“It’s all in the details,” she protested. “The details are everything. Every line has a different shade of feeling. And I was close to finishing each one!”
She straightened abruptly, hands rigidly at her sides and glare on one of the fourteen taped spike marks on the stage that showed the stage hands where to place the furniture in the dark. “No. I can’t do this.” And she fled back stage right.
“I could do it, Greg,” came a level voice from the left wing. All eyes swiveled to see Andrea, also known as Lady Macduff and owner of forty-one lines in the show, lingering behind the black curtain shielding the wing from the house’s view. “After working with this show for eight weeks I know all of her lines anyway.” She stepped downstage center and looked down at Greg, her already impressive height clearly making the short man feel shorter.
He looked at Cal, whose stage manager senses were tingling, waiting to document any change or even a suggestion, ready to set the proper wheels in motion to turn a minor character into a star. Andrea was quiet, watchful, and only needed to be told something once. She kept her things in order, was always on time. Never brought sloppy food like pizza or Chinese food into the theatre. Never screamed.
And they needed a Lady Macbeth who understood ambition.
“Well,” Greg hemmed. “I’ll have to talk to Maddie to see if she really doesn’t feel she can do it…”
“Evidently she can’t remember how she’s supposed to feel unless it’s written down for her,” Andrea said coolly. She started for the right wing, toward the women’s dressing room. “Just let me know.”
As the door to the dressing room hallway shut behind her Greg groaned and slumped into a seat. “Cal…”
“Yeah, I know, Greg. Sean, a chai tea latte, please.”
“You’re lucky that there’s actually a reason I should be getting that instead of you,” Sean grumbled as he left the theatre through the vom. Over the eight weeks they’d been working, Cal had only had to fetch three lattes. All forty-four of the others had been delegated to either Sean or, if she could grab one, one of the stage hands. Honestly, managing twenty-two actors, six stage hands, one costume director and her two assistants, one technical director and one ASM meant that leaving for nine minutes to get coffee was basically impossible.
“You’re convincing your husband to murder someone, Andrea,” Greg said, leaning forward in his seat in the second row. “We should be thinking about bloody, violent death, not regal royalty.”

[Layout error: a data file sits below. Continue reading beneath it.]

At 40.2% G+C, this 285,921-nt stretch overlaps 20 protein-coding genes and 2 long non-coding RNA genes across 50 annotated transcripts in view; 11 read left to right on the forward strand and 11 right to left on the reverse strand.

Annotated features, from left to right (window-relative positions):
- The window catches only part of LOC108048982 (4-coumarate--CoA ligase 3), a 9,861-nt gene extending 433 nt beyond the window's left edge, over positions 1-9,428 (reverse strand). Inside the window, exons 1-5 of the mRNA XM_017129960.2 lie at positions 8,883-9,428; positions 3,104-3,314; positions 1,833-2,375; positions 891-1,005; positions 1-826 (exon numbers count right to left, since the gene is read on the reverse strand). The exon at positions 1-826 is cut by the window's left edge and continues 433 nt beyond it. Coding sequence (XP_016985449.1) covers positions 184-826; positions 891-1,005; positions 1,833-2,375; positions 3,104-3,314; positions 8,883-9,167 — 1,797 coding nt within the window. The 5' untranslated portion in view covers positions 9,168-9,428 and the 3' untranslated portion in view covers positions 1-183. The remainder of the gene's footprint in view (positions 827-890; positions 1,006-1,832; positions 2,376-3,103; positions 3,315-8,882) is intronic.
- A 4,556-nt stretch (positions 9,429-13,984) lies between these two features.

“Lady Macbeth is regal,” Andrea argued from her place upstage. “She wants nothing more than to be queen.”
“Yes, but she has to kill someone to get it. Make us think of murder.”
Cal grit her teeth and said nothing, her rehearsal script open to the proper page in case anyone forgot their lines while they were trying to get emotional. Clearly Andrea was not having that problem. Her motions, her glances, her delivery of lines, her walks to and fro on the stage, her engagement with the other characters, her wielding of props, whether daggers or candlesticks or nightgowns, were…predictable. Even though Cal had all of the blocking in front of her in the script, Madeleine always had flowed organically from one spot to another. With Andrea, Cal could predict how the blocking was going to be altered. It was sad.
Madeleine sat next to Sean two seats away from Cal, sucking morosely on the straw of a juice box and pretending not to watch Andrea.
“Have you had enough yet?” Cal whispered to her as Andrea delivered her lines in the same haughty way for the third time.
Madeleine’s gray eyes gleamed over her juice box, riveted to Andrea’s dark hair and gesticulating hands. “Yeah.”
“One; two; why, then ’tis time to do’t.”
“Light cue one-twenty, stand by,” Cal whispered over her headset, receiving the even softer confirmation, “Lights,” from the operator at the other end of the booth.
“Hell is murky,” Madeleine murmured under the spotlight on the stage. She and Cal had the house breathless.
Twelve weeks, six hours, twenty-two actors, six stage hands, one costume director and her two assistants, one technical director, one assistant stage manager, one-hundred and fifty-six light cues, twenty-two sound cues, a thousand hearts beating loudly in the packed house along with the two-hundred and fifty-six lines of a madwoman.
“Here’s the smell of blood still,” the Lady wailed from center stage.
“Light cue one-twenty, go,” Cal breathed, and a reddish tint bathed the stage in a bloody glow.
“To bed, to bed: there’s knocking at the gate.”
“Blackout, stand by.” Cal’s eyes were pinned on the desperate queen, knowing it was the long hours, lack of sleep, constant takeout from the Chinese food place around the corner, lighting plots and set blueprints and one man toiling with a quill pen four hundred years ago that had driven her to this.
“What’s done cannot be undone. To bed, to bed, to bed.”
Urban Wildcat by Esther Barth is licensed under a Creative Commons Attribution-NonCommercial-NoDerivs 3.0 Unported License